The Compaq Portable was the first product in the Compaq portable series to be commercially available under the Compaq Computer Corporation brand . It was the first IBM PC compatible portable computer. Compaq derived their company name from the phrase "Compatibility and Quality". Announced in November 1982 and first shipped in January 1983 at a price of US$3,590, this "luggable" suitcase-sized computer was an early all-in-one computers, becoming available two years after the CP/M-based Osborne 1 and Kaypro II, in the same year as the MS-DOS-based (but not entirely IBM PC compatible) Dynalogic Hyperion and a year before the Commodore SX-64. Its design was influenced by that of the Xerox NoteTaker, a prototype computer developed at Xerox PARC in 1976.
The 28 lb (12.5 kg) of computer that made up the Compaq Portable folded up into a luggable case the size of a portable sewing machine. Compaq sold 53,000 units in the first year and set revenue records for American businesses in its first three years of operation.
The Compaq Portable had basically the same hardware as an IBM PC, transplanted into a luggable case, with Compaq's custom BIOS instead of IBM's. Compaq did not offer cassette-only models, 64k or less of memory, or single-sided floppy drives as IBM did on the PC. All Portables had 128k and one or two double-sided floppies. The machine used a unique hybrid of the IBM MDA and CGA which supported the latter's graphics modes, but contained both cards' text fonts in ROM. When using the internal monochrome monitor, the 9x14 font was used and the 8x8 one when an external monitor was used (the user switched between internal and external monitors by pressing Ctrl+Alt->). With a larger external monitor, this graphics hardware was also used in the original Compaq Deskpro desktop computer. Thus the user got the advantages of both IBM video standards (graphics capabilities plus high-resolution text.
Compaq's efforts were possible because IBM had used mostly off-the-shelf parts for their PC, and because Microsoft had kept the right to license MS-DOS to other computer manufacturers. The only part which had to be copied was the BIOS, which Compaq did legally by reverse engineering through clean room design at a cost of $1 million. Although numerous other companies soon followed its lead into the market for PC compatibles, few matched Compaq's remarkable achievement of essentially-complete software compatibility with the IBM PC (typically reaching "95% compatibility" at best) until Phoenix Technologies and others began selling similarly reverse-engineered BIOSs on the open market.IBM initially attempted to sue Compaq for copyright infringement, but the upstart company was prepared for this and the lawsuit was soon dismissed. Thus, the way was paved for any company to produce its own PC clone.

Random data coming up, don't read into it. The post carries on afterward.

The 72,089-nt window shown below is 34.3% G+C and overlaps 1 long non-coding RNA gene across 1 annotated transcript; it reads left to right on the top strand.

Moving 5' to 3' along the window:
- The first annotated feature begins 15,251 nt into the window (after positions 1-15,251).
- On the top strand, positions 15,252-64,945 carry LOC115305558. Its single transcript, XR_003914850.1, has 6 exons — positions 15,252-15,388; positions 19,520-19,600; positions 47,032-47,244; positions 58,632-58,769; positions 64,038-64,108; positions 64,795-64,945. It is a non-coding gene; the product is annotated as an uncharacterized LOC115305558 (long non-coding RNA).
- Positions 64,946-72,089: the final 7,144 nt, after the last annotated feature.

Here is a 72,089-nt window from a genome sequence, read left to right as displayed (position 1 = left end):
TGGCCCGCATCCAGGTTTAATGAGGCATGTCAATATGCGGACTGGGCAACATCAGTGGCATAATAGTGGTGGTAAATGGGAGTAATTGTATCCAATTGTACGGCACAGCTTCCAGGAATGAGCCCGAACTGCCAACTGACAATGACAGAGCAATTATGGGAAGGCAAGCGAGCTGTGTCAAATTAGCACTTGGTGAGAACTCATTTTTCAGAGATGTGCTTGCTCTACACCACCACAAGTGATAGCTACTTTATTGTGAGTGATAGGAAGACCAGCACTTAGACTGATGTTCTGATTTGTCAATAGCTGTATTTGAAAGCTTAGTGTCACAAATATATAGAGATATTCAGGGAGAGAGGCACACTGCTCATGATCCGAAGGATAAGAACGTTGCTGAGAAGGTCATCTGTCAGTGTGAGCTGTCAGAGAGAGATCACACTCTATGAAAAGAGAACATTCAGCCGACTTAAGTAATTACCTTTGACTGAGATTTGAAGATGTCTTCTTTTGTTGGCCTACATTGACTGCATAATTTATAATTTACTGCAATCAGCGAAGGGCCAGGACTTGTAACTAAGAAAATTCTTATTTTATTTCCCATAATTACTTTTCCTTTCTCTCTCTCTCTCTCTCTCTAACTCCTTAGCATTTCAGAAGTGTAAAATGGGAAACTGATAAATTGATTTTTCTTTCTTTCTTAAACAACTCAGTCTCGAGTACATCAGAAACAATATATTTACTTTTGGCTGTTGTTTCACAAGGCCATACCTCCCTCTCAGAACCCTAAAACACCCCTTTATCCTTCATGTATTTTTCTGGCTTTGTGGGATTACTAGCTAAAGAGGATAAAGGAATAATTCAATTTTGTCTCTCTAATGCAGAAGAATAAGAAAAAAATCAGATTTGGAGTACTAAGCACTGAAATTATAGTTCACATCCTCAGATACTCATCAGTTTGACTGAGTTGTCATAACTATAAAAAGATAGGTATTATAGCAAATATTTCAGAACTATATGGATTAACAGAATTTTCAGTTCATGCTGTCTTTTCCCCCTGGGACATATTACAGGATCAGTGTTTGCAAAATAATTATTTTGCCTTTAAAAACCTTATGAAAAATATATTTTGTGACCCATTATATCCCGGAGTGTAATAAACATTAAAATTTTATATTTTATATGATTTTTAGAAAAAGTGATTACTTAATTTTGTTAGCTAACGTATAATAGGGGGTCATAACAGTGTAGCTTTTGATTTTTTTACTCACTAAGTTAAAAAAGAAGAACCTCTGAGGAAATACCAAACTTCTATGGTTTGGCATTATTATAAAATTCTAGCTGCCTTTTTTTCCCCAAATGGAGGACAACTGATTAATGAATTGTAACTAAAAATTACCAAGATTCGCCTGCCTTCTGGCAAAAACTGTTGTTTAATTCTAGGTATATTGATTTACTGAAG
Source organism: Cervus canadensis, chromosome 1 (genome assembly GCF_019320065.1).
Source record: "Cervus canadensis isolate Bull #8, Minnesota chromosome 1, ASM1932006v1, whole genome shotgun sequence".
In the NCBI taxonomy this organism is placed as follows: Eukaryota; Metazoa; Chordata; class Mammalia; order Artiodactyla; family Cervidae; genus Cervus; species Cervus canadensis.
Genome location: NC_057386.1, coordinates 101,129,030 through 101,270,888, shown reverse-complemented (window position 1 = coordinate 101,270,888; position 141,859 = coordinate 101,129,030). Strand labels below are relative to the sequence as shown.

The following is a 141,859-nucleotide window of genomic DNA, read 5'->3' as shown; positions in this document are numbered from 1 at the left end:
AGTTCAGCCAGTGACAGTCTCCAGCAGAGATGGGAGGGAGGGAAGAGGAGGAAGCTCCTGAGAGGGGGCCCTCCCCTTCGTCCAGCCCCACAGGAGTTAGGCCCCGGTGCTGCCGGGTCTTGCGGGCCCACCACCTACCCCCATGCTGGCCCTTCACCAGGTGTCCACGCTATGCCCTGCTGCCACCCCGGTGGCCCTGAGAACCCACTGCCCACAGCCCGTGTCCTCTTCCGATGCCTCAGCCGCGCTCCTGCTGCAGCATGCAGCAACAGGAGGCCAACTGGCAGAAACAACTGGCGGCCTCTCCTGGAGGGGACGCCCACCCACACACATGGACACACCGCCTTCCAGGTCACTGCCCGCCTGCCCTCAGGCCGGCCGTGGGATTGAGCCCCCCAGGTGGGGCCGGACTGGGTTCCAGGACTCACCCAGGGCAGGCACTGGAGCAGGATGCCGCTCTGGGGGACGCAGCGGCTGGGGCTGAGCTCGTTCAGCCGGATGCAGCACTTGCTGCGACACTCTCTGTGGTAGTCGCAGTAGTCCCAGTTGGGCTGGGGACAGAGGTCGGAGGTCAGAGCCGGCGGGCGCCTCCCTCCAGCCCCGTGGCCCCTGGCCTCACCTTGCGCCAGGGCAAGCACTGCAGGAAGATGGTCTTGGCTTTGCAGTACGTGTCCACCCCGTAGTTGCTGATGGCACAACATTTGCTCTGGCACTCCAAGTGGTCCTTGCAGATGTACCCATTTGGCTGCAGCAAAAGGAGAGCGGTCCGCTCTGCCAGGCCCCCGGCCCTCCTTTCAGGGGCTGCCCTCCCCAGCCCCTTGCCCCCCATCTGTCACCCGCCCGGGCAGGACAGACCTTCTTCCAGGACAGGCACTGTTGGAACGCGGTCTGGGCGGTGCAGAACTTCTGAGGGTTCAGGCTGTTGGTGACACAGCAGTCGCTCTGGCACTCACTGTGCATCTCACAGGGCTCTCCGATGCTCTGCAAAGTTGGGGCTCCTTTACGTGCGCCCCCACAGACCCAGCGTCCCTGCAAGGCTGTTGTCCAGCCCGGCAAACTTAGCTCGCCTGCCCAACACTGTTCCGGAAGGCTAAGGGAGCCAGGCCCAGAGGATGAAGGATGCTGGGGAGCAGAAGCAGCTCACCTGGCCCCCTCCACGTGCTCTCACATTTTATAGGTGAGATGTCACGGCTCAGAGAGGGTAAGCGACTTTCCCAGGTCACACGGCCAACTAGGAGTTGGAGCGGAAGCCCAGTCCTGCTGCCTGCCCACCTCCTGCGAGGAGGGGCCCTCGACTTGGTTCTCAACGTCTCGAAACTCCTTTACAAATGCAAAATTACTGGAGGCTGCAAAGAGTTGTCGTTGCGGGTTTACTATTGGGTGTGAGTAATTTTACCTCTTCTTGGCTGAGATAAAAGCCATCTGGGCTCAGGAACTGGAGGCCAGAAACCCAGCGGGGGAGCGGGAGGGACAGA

The first Portables used Compaq DOS 1.13, essentially identical to PC DOS 1.10 except for having a standalone BASIC that did not require the IBM PC's ROM Cassette BASIC, but this was superseded in a few months by DOS 2.00 which added hard disk support and other advanced features.
Aside from using DOS 1.x, the early Portables were similar to the 16k-64k models of the IBM PC in that the BIOS was limited to 576k of RAM and did not support expansion ROMs, thus making them unable to use EGA/VGA cards, hard disks, or similar hardware. Later Portables added support for these features as IBM did. Compaq did not officially offer the Portable with a hard disk, however many users installed them in their machines.
This machine was the first of a series of Compaq Portable machines including the Portable Plus, Portable 286, Portable II, Portable III, Portable 386, Portable 486 and Portable 486c.
Other articles related to "compaq portable, compaq, portable":
... In November 1982 Compaq announced their first product, the Compaq Portable, a portable IBM PC compatible personal computer ... The Compaq Portable was one of the progenitors of today's laptop some called it a "suitcase computer" for its size and the look of its case ... The Compaq Portable was the first in the range of the Compaq Portable series ...
... A more enduring success was the Compaq Portable, the first product from Compaq, introduced in 1983, by which time the IBM Personal Computer had become the standard platform ... Although scarcely more portable than the Osborne machines, and also requiring AC power to run, it ran MS-DOS and was the first true legal IBM clone (IBM's own later Portable Computer, which arrived ...
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